For companies that have limited operating expenses, 5S gives them a methodology to delivery process improvements with a high return on investment and immediate payback. Before implementing any improvement approaches such as Lean or Six Sigma, organizations should implement the 5S steps. By doing this, the likelihood of your continuous improvement efforts succeeding is greatly increased, as the benefits from your 5S implementation will be apparent and therefore easier to achieve buy-in at all levels of the organization.
5S Step Benefits
With respect to manufacturing improvements, when comparing a manufacturing plants where none of the 5S practices are in place, and plants with a full 5S environment, benefits typically are found in various process areas and average:
Quality – 90 percent improvement;
Productivity – 15-20 percent improvement;
WIP Reduction – 50-80 percent improvement;
Increase in Space – 30-40 percent improvement;
Accident Reduction – 90 percent improvement; and
Non- Value-Added Time Reduction – 25 percent improvement.
The 5S steps aren’t just for the shop floor. Think about it: in a typical day in the office how much time do you waste searching for information, looking for computer files, and walking back and forth to the printer to retrieve a printout or fax? Are there mistakes being made because you have inaccurate or outdated information? The 5S themes of organization and standardization are universally applicable to all work environments.
Each of 5S steps are critical to optimize outcomes.
1st S Sort
In the Sort step, necessary items for the workplace are separated from unnecessary items and subsequently removed. A “red tag” campaign is conducted to evaluate items based on their usefulness and frequency of use. Unnecessary items crowd the workplace and make it difficult to find and keep important items near the work area. These items include obsolete equipment, broken tools, obsolete inventory, scrap, old files, etc. Safety and productivity are improved as a result of the extra floor space created.
2nd S Set-in-Order
The 2nd S involves installing systems whereby necessary items are always located in logically predetermined locations. Based on the inventory classification of the red tag campaign, items are placed in locations based on frequency of use. Frequently used items are placed at or near the workplace while infrequently used items are stored in specified locations. When items are stored in logical places time is not wasted looking for the appropriate tools or fixtures. The “gold standard” for the 2nd S is a workplace organized such that needed items can be retrieved within 30 seconds with a minimal number of steps.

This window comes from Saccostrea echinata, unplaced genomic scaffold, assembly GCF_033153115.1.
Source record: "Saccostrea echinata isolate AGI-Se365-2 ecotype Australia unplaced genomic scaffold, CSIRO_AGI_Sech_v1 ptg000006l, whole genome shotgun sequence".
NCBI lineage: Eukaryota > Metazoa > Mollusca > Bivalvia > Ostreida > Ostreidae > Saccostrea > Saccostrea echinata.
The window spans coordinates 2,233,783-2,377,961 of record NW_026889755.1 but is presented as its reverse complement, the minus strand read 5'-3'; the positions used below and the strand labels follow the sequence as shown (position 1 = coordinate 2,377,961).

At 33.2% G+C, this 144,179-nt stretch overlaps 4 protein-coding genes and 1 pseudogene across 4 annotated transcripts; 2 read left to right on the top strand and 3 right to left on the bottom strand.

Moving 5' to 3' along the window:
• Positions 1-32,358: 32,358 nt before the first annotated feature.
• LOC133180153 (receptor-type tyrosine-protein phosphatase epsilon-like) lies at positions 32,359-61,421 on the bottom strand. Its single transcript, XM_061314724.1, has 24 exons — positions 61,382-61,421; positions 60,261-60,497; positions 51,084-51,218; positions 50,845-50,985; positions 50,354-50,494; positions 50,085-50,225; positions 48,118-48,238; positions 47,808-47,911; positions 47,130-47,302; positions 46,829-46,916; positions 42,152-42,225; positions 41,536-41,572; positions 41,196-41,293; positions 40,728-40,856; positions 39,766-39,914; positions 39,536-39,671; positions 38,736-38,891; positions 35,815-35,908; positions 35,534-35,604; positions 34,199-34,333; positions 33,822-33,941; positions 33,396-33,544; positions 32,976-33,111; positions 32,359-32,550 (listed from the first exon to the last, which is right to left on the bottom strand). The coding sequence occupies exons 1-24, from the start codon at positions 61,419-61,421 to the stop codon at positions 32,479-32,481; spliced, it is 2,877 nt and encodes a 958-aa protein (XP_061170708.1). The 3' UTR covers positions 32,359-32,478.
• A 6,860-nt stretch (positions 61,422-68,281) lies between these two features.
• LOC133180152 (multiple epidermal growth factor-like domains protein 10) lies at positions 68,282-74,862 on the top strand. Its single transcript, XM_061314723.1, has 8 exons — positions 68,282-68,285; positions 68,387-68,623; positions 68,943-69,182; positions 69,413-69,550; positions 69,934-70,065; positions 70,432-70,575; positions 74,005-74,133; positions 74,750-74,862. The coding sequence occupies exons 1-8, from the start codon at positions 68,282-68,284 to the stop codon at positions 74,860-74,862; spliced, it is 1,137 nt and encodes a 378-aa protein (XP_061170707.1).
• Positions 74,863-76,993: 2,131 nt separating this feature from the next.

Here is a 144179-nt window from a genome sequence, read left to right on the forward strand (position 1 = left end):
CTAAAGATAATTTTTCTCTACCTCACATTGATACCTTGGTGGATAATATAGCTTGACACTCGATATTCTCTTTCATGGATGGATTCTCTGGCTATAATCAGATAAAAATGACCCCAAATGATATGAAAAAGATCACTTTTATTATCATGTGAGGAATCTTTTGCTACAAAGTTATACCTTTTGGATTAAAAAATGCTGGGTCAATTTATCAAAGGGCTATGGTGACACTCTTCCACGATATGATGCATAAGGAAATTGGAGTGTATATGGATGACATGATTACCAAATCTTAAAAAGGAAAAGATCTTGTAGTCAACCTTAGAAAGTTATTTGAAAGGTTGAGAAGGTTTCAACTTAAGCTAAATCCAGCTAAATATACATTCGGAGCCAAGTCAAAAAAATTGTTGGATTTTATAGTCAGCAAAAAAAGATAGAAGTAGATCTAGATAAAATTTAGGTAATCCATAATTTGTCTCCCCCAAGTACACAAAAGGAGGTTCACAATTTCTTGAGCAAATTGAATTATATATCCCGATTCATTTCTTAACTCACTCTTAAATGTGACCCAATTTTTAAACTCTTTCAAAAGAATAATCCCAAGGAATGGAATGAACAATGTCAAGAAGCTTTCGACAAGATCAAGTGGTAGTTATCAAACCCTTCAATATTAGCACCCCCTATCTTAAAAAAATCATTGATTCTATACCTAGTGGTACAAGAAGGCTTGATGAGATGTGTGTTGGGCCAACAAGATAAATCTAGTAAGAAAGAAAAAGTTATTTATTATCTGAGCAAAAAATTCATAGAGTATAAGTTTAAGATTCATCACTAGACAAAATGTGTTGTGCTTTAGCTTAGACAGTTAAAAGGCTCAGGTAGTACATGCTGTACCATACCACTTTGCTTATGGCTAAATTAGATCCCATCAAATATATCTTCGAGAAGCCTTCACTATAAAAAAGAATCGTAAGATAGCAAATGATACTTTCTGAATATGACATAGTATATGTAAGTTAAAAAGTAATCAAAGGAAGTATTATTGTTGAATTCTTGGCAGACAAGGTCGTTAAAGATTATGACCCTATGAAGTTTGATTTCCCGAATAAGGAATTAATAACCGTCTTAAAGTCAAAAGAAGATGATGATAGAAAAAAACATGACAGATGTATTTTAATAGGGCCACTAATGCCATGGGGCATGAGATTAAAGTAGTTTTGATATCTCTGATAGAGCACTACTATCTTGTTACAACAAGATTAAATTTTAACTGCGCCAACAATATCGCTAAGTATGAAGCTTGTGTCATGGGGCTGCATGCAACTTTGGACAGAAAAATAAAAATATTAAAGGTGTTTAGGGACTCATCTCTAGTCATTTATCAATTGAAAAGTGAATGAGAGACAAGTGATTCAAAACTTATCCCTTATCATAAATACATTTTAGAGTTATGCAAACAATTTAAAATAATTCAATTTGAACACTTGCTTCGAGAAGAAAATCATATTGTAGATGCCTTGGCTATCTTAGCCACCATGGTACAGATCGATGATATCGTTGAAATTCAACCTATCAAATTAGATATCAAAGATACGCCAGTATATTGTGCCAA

3rd S Shine
The 3rd S consists of the carrying out of regular cleaning activities that ensure that machine downtime is minimized by keeping the factory dirt and dust free and the machines properly maintained. Observers are always amazed when they see how incredibly clean the shop floors are of world-class Japanese manufacturing plants. Daily cleaning of machines and production areas results in a dust and dirt-free factory which reduces breakdowns and maintenance costs while improving safety and quality. Outside of the shop floor, an organized office can help employees feel more comfortable in a clean and uncluttered environment, which in turn can improve quality of work.
4th S Standardize
The goal of the 4th S is to maintain and entrench and the first 3S’s via standardization. This is achieved by providing easily understood visual warnings as well as standardized work methods and procedures. Equipment is marked and labeled so that observation and inspection of equipment can be conducted easily and uniformly. Anyone on the shop floor, not just the actual operator, should be able to determine when a machine or other piece of equipment is malfunctioning. As a result, determining the condition and status of equipment becomes accurate and easy and responsiveness increases. Reaction time to malfunctions is reduced resulting in reduced downtime. Standardized procedures result in the most efficient use of resources as only the most efficient practices are followed.
5th S Sustain
The 5th S involves developing habits to entrench the 5Ss on an individual basis. 5S must become a way of life, and not just another quick fix program. The key tool for this entrenchment is a detailed regular appraisal of the workplace called the 5S Audit. The audit ensures that the 5S program continues indefinitely and a return to old habits does not occur.
Where should the 5S steps be applied?
The answer is in all industries and all departments – it can and should be applied everywhere. 5S creates the basis for Lean thinking. By getting the workplace under control, waste can be more easily identified and eliminated. Root causes of process variability will also become more visible. Finally, implementing 5S will help you get some significant quick wins that will help build momentum for your continuous improvement program.